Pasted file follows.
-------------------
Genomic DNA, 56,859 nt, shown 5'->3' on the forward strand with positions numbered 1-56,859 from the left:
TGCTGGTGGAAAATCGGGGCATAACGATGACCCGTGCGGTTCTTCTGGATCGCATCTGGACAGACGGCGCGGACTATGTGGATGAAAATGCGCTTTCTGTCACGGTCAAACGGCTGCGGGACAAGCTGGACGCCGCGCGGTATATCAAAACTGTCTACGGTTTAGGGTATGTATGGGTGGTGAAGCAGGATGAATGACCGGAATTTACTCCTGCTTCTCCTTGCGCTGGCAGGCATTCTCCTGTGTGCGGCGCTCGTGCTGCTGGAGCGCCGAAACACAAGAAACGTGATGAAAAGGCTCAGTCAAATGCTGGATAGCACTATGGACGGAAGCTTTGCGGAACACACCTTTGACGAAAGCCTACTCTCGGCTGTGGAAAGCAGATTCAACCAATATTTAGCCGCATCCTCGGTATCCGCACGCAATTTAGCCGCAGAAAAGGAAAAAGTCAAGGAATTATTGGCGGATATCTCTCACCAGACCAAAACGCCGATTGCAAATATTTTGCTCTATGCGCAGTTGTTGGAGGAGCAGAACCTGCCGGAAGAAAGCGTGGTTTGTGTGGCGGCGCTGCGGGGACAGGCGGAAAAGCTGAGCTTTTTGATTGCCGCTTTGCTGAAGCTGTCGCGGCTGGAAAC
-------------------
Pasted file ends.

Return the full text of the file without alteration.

Genomic DNA, 56,859 nt, shown 5'->3' on the forward strand with positions numbered 1-56,859 from the left:
TGCTGGTGGAAAATCGGGGCATAACGATGACCCGTGCGGTTCTTCTGGATCGCATCTGGACAGACGGCGCGGACTATGTGGATGAAAATGCGCTTTCTGTCACGGTCAAACGGCTGCGGGACAAGCTGGACGCCGCGCGGTATATCAAAACTGTCTACGGTTTAGGGTATGTATGGGTGGTGAAGCAGGATGAATGACCGGAATTTACTCCTGCTTCTCCTTGCGCTGGCAGGCATTCTCCTGTGTGCGGCGCTCGTGCTGCTGGAGCGCCGAAACACAAGAAACGTGATGAAAAGGCTCAGTCAAATGCTGGATAGCACTATGGACGGAAGCTTTGCGGAACACACCTTTGACGAAAGCCTACTCTCGGCTGTGGAAAGCAGATTCAACCAATATTTAGCCGCATCCTCGGTATCCGCACGCAATTTAGCCGCAGAAAAGGAAAAAGTCAAGGAATTATTGGCGGATATCTCTCACCAGACCAAAACGCCGATTGCAAATATTTTGCTCTATGCGCAGTTGTTGGAGGAGCAGAACCTGCCGGAAGAAAGCGTGGTTTGTGTGGCGGCGCTGCGGGGACAGGCGGAAAAGCTGAGCTTTTTGATTGCCGCTTTGCTGAAGCTGTCGCGGCTGGAAAC